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Quantum coherent phenomena in superconducting circuits and ultracold atoms

dc.contributor.advisorLobb, Chris Jen_US
dc.contributor.authorMitra, Kaushiken_US
dc.date.accessioned2010-10-07T06:07:57Z
dc.date.available2010-10-07T06:07:57Z
dc.date.issued2010en_US
dc.identifier.urihttp://hdl.handle.net/1903/10933
dc.description.abstractThis thesis consists of theoretical studies of superconducting qubits, and trapped bosons and fermions at ultracold temperature. In superconducting qubits I analyze the resonant properties and decoherence behavior of dc SQUID phase qubits, in which one junction acts as a phase qubit and the rest of the device provides isolation from dissipation and noise in the bias lead. Typically qubit states in phase qubits are detected by tunneling it to the voltage state. I propose an alternate non-destructive readout mechanism which relies on the difference in the magnetic flux through the SQUID loop due to state of the qubit. I also study decoherence effects in a dc SQUID phase qubit caused by the isolation circuit. When the frequency of the qubit is at least two times larger than the resonance frequency of the isolation circuit, I find that the decoherence time of the qubit is two orders of magnitude larger than the typical ohmic regime, where the frequency of the qubit is much smaller than the resonance frequency of the isolation circuit. This theory is extended to other similar superconducting quantum devices and has been applied to experiments from the group at the University of Maryland. I also demonstrate, theoretically, vacuum Rabi oscillations, analogous to circuit-QED, in superconducting qubits coupled to an environment with resonance. The result obtained gives an exact analytical expression for coherent oscillation of state between the system (the qubit) and the environment with resonance. Next I investigate ultracold atoms in harmonically confined optical lattices. They exhibit a `wedding cake structure' of alternating Mott shells with different number of bosons per site. In regions between the Mott shells, a superfluid phase emerges at low temperatures which at higher temperatures becomes a normal Bose liquid. Using finite-temperature quantum field theoretic techniques, I find analytically the properties of the superfluid, Bose liquid, and Mott insulating regions. This includes the finite temperature order parameter equation for the superfluid phase, excitation spectrum, Berezinskii-Kosterlitz-Thouless transition temperature and vortex-antivortex pair formation (in the two dimensional case), finite temperature compressibility and density - density correlation function. I also study interacting mixtures of ultracold bosonic and fermionic atoms in harmonically confined optical lattices. For a suitable choice of parameters I find emergence of superfluid and Fermi liquid (non-insulating) regions out of Bose-Mott and Fermi-band insulators, due to finite boson and fermion hopping. I also propose a possible experiment for the detection of superfluid and Fermi liquid shells through the use of Gauss-Laguerre and Gaussian beams followed by Bragg spectroscopy. Another area I explore is ultracold heteronuclear molecules such as KRb, RbCs and NaCs. I obtain the finite and zero-temperature phase diagram of bosons interacting via short range repulsive interactions and long-ranged isotropic dipolar interactions in two-dimensions. I build an analytical model for such systems that describes a first order quantum phase transition at zero temperature from a triangular crystalline phase (analogous to Wigner crystal phase of electrons) to superfluid phase. At finite temperature the crystalline phase melts, due to topological defects, to a hexatic phase where translational order is destroyed but hexagonal orientational order is preserved. Further temperature increase leads to the melting of the hexatic phase into a normal dipolar Bose liquid.en_US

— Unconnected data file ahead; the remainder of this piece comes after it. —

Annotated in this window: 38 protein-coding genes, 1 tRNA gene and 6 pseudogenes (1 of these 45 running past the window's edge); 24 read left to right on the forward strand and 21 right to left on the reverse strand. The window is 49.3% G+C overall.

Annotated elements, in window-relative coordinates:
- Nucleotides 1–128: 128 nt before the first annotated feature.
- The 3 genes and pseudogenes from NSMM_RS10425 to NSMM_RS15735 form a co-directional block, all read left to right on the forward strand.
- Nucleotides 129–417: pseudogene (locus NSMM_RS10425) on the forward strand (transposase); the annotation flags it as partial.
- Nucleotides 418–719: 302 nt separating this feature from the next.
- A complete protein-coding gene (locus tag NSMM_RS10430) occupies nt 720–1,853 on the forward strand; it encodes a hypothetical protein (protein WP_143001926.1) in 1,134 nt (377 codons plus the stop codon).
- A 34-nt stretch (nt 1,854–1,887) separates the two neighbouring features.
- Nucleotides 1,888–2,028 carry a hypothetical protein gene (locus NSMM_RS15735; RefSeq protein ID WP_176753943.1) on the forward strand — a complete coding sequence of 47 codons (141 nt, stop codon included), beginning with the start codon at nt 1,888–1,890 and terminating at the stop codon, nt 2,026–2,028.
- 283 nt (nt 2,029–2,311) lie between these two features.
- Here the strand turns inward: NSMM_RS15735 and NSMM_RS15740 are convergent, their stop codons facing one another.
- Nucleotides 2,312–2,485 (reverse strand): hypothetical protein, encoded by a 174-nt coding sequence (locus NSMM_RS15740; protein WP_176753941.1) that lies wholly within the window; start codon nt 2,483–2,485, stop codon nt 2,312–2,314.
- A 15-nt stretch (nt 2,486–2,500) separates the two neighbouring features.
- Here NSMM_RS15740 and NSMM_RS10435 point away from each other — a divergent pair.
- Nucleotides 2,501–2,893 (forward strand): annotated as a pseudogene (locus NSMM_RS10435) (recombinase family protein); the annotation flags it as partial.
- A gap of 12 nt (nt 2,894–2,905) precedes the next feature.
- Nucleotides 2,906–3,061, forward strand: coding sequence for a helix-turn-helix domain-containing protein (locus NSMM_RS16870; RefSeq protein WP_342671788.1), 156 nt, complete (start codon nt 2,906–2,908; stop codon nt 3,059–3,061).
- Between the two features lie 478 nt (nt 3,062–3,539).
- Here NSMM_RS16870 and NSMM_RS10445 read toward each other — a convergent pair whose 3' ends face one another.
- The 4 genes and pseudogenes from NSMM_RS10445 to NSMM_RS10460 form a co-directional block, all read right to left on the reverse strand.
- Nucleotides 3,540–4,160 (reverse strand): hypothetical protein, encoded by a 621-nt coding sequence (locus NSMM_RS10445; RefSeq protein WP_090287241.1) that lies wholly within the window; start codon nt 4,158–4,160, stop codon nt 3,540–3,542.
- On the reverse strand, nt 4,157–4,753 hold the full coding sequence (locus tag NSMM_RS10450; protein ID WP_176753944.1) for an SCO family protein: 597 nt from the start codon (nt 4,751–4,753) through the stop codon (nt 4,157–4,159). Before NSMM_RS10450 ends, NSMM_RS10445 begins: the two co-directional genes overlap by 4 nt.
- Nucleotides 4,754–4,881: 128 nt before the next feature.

dc.titleQuantum coherent phenomena in superconducting circuits and ultracold atomsen_US
dc.typeDissertationen_US
dc.contributor.publisherDigital Repository at the University of Marylanden_US
dc.contributor.publisherUniversity of Maryland (College Park, Md.)en_US
dc.contributor.departmentPhysicsen_US
dc.subject.pqcontrolledPhysics, Theoryen_US
dc.subject.pqcontrolledPhysics, Condensed Matteren_US
dc.subject.pqcontrolledPhysics, Atomicen_US
dc.subject.pquncontrolledbose einstein condensationen_US
dc.subject.pquncontrolledphase transitionen_US
dc.subject.pquncontrolledquantum computingen_US
dc.subject.pquncontrolledsuperconductivityen_US
dc.subject.pquncontrolledsuperfluiden_US
dc.subject.pquncontrolledultracold atomsen_US


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